The Lates is a format and programme that has been already in use in the Science Museum in London and attracts 40 000 adults a year. During my fellowship, the NMeM organized its first Lates for adults, a free event after museum’s closing hours. The target audience for the event are new and former adult visitors (suggested age range 18-29). The subtitle for the event was called Let’s Get Digital and it focused on gaming and programming within the context of NMeM´s collection. The event was realized in partnership with Bradford Science Festival, Bradford University and local operators in the game and programme industry. Lates attracted 400 visitors during the three hours it was open. During the evening I did my part under section Play where visitors could participate in different activities connected with games and programming and science. My post was about facilitating an activity called Tinker with Doodlebots, which aimed to provide ”an enjoyable, fun and informal learning experience and inspire to learn more about electrical circuits, motors and programming.”

Slow museum is an audience engagement programme built around ”downshifting” and focuses on communication, sharing and visual literacy.

Slow Art – Slow Museum

I was already interested in Slow art programming before my stay in the UK, but my visit made me sure of its power and necessity to all audiences. Slow museum is an audience engagement programme built around ”downshifting” and focuses on communication, sharing and visual literacy. During my visit in the Photographers Gallery in London I got a lot of support to my idea from the Head of Learning Janice MacLaren who shared the ideology and had it implemented already. The Photographers Gallery has built two concepts around the idea of Slow Art. On Wednesdays they have Look again conversation group, which focuses on one image at the time, and the experience is shared within the group. To enable slow engagement with art also for individual visitors, they have a space called Touchstone where concentration and meditation on one picture only is encouraged. Janice MacLaren also told me about international Slow Art Day in which the Finnish Museum of Photography is participating for the first time this spring, along with more than hundred other museums in Europe and United States. In NMeM I could see Slow Art programming working well in adult focused exhibitions that present the collections of the National Media Museum in Media Space in Science Museum in London and are later transferred to audiences in Bradford.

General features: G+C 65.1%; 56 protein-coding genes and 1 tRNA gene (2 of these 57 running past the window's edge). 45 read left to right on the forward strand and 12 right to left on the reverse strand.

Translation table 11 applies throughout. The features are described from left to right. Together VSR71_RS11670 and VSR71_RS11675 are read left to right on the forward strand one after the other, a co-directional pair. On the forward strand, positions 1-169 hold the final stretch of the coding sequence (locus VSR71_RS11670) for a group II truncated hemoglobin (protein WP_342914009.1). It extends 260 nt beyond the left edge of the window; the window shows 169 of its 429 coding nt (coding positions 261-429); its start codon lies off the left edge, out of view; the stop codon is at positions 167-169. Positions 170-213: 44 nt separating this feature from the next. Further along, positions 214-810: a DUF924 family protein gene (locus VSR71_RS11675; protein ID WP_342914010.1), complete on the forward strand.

The things I learned the most about during my fellowship were strategic planning and management. Another essential thing to bring home with me is the use of different visitor or customer panels in public programming, and also in planning and evaluating the operations of the entire museum. In the audience engagement plan to the Finnish Museum of Photography, I have suggested five focus areas for engagement: using the exhibition space as a platform for public programs and education once or twice a year, young adults program, artists as educators program, outreach program and a slow art program for adult audiences. This strategic thinking was the result of the experience and learning through the Mobius Fellowship programme.

References:

  1. MacQuaid, James. Audience engagement in arts and heritage: the traps we fall into. http://www.theguardian.com/culture-professionals-network/culture-professionals-blog/2014/oct/06/audience-engagement-arts-heritage-traps (accessed 30.11.2014); MacQuaid, James. Audiences in arts, culture and heritage: solutions to our problems. http://www.theguardian.com/culture-professionals-network/culture-professionals-blog/2014/oct/13/audiences-arts-culture-heritage-solutions (accessed 30.11.2014).

    1. Powell, Sophie 1.10.2014; see especially This is me exhibition and the New Focus group projects. http://www.impressions-gallery.com/exhibitions/exhibition.php?id=67; http://www.impressions-gallery.com/education/projects.php.
    2. Russell, Suzy 7.10.2014 (Director, Projects and Systems), Artworks Creative communities.
    3. Forgotten. A Collection of Creative Writing and Photography by Hidden Homeless. Copyright © Artworks Creative Communities 2010, 2–9; Hidden Voices, Hidden Talent. A collection of words and images from the Hidden Homeless. Black Dogs, 2012. Copyright © Artworks Creative Communities 2012, 34–37.
    4. Bowen, Emma (Learning Coordinator, Ikon Gallery, Birmingham) and Taylor, Simon 26.9.2014 ( Head of Learning, Ikon gallery, Birmingham); Pringle, Emily 4.11.2014 (Head of Learning and Research, Tate, London); Draper, Marisa 30.10.2014 (Head of Engagement, HOME/Cornerhouse, Manchester); Campbell, Sarah 6.11.2014 (Head of Schools, Families and Young People, V&A, London).
    5. Lynch, Bernadette. Slow Boat to youth activism. Finding Slow Boat. Slow Boat programme 2011-13, 34–37. Ed by Kate Self. Emmersons. © Ikon Gallery, the artists and authors; Plus Tate Learning Programme. Ed by Frances Follin of Genesys, with Marie Bak Mortensen and Judith Nesbitt. Tate, 2013, 7¬¬–17; HOME. An Engagement Plan for 2014–2017 (not published).
    6. Part of the unpublished engagement strategy are now published on HOME webpage since the new venue opened this spring http://homemcr.org/work/engagement/ (accessed 20.2.2015).
    7. Richmond, Elaine 12.11.2014 (Explainers Team Manager, National Media Museum, Bradford).
    8. Doodlebots evaluation sheet for Lates, NMeM, Bradford.
    9. MacLaren, Janice 6.11. 2014 (Head of Learning, Photographer`s Gallery, London).
    10. Slow art Day web pages have a lot of background information about the theme and the importance of looking slow. http://www.slowartday.com (accessed 5.3.2015).